Funding the program would come from increased federal and state taxes that are regained from businesses not being able to deduct health care expenses for their employees plus the funds at state and federal levels now going toward Medicaid for the poor. I'd even accept some partial premiums from those covered who have incomes above some figure (maybe $75K/yr for singles, adjusted annually for inflation) if needed for fiscal balancing.

I would allow people to opt-out of coverage on a one-time basis (for their life) and only one opportunity to opt-in again, so the wingnuts, trolls, libertarians, and whatevers would not bitch for eternity. Once out, only one chance to get back in. (We will then see how many really believe in paying their own way without limit.)

I would eliminate HSA's, MSA's, Medicare Part D and any other current government health care plans and fold those people into the universal program. The risk pool is essentially the population, less the wingnuts and libertarians.

For those who are retired and receiving supplemental coverage to Medicare through their employers, I'd provide an optional Medicare equivalent program, funded by increased taxes from employers who currently write off these expenses, with perhaps some retiree contribution if needed to self-fund this supplement.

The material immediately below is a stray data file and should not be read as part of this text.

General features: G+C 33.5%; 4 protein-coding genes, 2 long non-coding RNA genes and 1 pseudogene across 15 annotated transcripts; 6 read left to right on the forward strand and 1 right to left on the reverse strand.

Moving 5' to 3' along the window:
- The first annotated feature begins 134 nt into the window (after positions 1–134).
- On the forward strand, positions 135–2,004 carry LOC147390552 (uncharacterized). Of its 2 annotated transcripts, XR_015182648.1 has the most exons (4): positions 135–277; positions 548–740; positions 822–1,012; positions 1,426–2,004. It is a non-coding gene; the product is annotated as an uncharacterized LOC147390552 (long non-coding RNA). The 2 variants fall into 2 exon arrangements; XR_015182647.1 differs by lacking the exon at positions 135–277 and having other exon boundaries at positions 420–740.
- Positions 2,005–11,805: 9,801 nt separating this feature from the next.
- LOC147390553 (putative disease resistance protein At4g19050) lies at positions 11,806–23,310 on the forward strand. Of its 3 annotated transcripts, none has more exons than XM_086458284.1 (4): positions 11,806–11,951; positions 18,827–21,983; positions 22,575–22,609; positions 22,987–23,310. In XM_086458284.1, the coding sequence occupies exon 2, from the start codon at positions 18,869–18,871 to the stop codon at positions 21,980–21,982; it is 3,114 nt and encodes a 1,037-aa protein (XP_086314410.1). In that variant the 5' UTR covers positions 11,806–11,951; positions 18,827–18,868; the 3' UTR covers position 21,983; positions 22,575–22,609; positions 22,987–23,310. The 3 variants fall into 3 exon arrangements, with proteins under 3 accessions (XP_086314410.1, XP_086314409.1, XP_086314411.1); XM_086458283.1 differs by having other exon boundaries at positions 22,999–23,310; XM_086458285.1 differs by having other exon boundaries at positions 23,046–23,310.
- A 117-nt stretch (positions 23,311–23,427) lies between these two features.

Services would continue to be offered by private providers, reimbursed similarly to that in Medicare today. Private patients could pay whatever they wanted for above-standard service, with no deductability of these payments.

Posted by: JimPortlandOR on March 2, 2006 at 9:19 PM | PERMALINK

Universal Health Care - so obvious - so inarguable.

Except In the USA, land of the rightwing-Christian-nitwit-creationist-men-once-rode=around-on-dinosaurs-while-women-raised-the-younguns.

Seriously, is there somehow a connection? An explanation? Christian super-ignorance abounds in the only industrialized nation too dumb to have universal healthcare.

(And yes, they have fossils to prove that humans and dinosaurs lived at the same time. Monkey brains. Not even)

Posted by: geo on March 2, 2006 at 10:44 PM | PERMALINK

Here are two problems that must be solved before universal health care is feasible.

1. The downside of Portability. If you can easily walk away from your health plan, they will have less incentive to spend dollars on you for prevention. One major reason the best plans spend money on massive programs to screen and prevent disease, is that they will save money in the long run when patients do not get sick and end up in the hospital. That's one reason the best HMOs and the VA do so well in quality surveys, and are thought to be superior to fee-for-service.